When Jacques Dernier first met Sergeant James Barnes, he was reminded sharply not so much of Antoine but of the many young men he had loved and lost during La Grande Guerre. Delirious from exhaustion, starvation, the potential gravity of failure, and perhaps his own impending death from hypothermia, Jacques’ first (semi)coherent words on being hauled out of the mud and ice by two young American soldiers were not vive la France! nor Alhamdulillah! but mon dieu, quelles beaux yeux bleus!
“Well, that answers that question,” said le Sergent américain. “Free French, huh. What’s he sayin’?”
…Ah. It would appear he had spoken aloud. But Jacques Dernier would be neither ashamed nor afraid.
“He—“ le Soldat américain squinted at him, uncertain. “He says you have beautiful eyes.”
«Beaux yeux bleus», Jacques corrected. «Bleus».
“Beautiful blue eyes,” le Soldat emphasized, rolling his own. “My mistake.”
Le Sergent let out a laugh. “You okay, pal? You hit your head pretty hard or what?”
Jacques answered with a clever double sens, which le Soldat staunchly refused to translate.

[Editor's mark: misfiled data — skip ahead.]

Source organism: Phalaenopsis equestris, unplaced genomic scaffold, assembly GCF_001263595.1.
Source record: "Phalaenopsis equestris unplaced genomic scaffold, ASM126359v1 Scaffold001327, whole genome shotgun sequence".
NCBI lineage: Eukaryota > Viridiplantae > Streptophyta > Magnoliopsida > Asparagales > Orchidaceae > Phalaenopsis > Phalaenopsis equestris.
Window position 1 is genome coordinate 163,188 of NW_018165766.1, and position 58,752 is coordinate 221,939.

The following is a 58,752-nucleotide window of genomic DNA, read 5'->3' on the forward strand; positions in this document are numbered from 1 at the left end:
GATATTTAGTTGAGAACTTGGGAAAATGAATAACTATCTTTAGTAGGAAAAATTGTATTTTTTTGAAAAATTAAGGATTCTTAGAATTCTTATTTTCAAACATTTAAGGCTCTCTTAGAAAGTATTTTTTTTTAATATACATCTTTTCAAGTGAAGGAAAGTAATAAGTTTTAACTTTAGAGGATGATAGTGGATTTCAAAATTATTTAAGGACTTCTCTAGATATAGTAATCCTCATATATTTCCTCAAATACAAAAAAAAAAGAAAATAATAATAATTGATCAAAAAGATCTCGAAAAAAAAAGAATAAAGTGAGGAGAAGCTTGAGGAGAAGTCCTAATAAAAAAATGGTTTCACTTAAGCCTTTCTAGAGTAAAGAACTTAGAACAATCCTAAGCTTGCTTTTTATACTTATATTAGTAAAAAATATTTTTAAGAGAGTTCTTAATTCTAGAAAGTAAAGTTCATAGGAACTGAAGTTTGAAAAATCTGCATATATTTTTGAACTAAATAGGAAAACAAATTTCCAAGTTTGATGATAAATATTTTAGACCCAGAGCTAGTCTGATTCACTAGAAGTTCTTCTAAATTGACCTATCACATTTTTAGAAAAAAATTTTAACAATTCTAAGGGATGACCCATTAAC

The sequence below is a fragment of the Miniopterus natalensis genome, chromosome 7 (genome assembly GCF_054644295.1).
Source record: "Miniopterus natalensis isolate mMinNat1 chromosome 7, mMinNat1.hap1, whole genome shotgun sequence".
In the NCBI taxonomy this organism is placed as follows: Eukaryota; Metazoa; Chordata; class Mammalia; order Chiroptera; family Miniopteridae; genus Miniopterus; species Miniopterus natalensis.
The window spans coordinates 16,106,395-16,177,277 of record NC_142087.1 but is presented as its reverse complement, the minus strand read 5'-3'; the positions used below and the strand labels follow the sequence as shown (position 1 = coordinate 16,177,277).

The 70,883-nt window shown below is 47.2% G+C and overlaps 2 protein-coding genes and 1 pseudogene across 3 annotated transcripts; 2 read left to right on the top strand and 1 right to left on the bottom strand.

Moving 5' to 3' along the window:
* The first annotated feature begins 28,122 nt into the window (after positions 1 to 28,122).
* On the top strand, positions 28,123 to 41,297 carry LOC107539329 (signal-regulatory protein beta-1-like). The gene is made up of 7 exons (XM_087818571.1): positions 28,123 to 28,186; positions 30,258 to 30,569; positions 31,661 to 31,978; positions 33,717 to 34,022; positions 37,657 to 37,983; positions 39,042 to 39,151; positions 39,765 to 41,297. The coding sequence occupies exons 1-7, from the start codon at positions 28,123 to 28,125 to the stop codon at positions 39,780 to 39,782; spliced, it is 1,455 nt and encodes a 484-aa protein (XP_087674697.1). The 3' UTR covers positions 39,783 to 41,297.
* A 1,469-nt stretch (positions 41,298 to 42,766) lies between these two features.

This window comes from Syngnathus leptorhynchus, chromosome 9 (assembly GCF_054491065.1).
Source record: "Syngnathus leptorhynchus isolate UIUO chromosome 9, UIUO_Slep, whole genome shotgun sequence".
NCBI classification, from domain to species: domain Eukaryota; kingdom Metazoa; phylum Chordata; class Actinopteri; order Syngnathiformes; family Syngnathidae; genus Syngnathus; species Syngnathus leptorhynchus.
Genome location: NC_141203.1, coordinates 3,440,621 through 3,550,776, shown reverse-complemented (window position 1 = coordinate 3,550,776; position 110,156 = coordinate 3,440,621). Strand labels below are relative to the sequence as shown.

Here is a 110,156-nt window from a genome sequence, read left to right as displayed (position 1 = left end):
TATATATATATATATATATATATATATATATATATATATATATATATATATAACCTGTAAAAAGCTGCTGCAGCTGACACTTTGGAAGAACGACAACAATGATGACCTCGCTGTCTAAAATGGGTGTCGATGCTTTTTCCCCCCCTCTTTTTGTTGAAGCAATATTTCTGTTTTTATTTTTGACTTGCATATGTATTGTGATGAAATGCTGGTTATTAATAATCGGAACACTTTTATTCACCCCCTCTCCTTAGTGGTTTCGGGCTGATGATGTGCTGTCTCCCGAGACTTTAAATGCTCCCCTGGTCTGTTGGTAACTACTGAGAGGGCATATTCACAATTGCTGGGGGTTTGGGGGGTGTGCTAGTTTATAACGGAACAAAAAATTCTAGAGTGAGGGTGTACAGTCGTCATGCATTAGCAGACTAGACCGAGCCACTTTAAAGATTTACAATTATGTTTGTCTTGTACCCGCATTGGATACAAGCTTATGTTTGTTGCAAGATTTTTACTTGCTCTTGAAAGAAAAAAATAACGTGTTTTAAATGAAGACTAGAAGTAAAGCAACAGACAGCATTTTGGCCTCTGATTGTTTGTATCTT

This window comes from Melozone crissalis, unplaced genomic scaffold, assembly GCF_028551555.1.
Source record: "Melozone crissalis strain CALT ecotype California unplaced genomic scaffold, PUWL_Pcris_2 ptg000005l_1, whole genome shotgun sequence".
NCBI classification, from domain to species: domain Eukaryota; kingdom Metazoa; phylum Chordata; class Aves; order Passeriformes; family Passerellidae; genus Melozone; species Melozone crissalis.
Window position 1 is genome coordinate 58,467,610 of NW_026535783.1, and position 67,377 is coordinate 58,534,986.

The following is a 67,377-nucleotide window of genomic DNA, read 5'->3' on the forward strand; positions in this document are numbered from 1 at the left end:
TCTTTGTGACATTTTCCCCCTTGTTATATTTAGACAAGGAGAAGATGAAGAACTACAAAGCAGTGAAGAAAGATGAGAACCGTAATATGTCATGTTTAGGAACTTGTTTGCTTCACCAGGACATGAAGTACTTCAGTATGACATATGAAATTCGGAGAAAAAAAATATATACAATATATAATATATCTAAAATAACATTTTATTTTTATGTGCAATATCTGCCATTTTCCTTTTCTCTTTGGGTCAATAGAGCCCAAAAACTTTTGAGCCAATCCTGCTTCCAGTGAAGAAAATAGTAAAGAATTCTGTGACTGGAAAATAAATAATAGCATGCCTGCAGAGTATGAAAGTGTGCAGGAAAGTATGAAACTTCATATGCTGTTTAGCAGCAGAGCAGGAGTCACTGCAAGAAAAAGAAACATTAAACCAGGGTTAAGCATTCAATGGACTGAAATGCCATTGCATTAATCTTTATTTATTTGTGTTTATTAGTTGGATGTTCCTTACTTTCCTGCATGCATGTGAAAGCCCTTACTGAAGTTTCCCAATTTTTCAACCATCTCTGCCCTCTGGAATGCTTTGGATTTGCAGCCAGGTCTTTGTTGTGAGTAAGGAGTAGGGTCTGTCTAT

“Okay, Jonesey-boy. You stay with Cyrano defuckin’Bergerac here. Tell him I got a girl back home in Brooklyn.”
«Mais nous sommes en France»! Jacques called after him.
“We’re in Austria, shit-for-brains,” le Sergent returned. “You gotta be more careful, pal," the man he would come to know as Barnes would later pull him aside. “The US Army don’t take too kindly to fellas being queer.”
«The US Army also forbids desegregated units, and yet», Jacques nodded to Jones.
“Alright, smartass. Don’t get cute with me. But you be careful, you hear?” Barnes’ brow creased with worry. “I know what half these fellas would do if they found out, and I don’t know what the other half might do but I sure as hell know it’d be worse.”
Jacques was not ignorant. «It cannot be any worse than what they did to my son».
When Jacques Dernier went off to war, he’d been barely more than a child. He’d kissed his mother, his sisters, his lover. And over the years he would lose his mother, his sisters, his lover--many young lovers--to the gas and the trenches, the sickness and starvation, the shell shock and suicide. But when the war indeed had ended and the dust had settled, he’d returned to Marseille, returned to his schooling, and in the name of Allah, As-Salām, ar-Raḥmān, had sworn off all violence forever.
When Jacques Dernier returned to war, he’d been a father. When Allemange invaded, he did nothing. When Paris fell again in his lifetime, he did nothing. When la zone libre became la zone sud and German soldiers marched in Marseille he had too much to lose: a wife, their children, a career, a home, and so he did nothing. When le STO deported his friends and neighbors still he did nothing. But when Antoine had been arrested, imprisoned, and ultimately murdered at the hands of les pétainistes he’d vowed vengeance in the name of Allah, al-Muqaddim, al-Muntaqim, on the Schutzstaffel and l’État Français alike.
«Your children deserve a living father».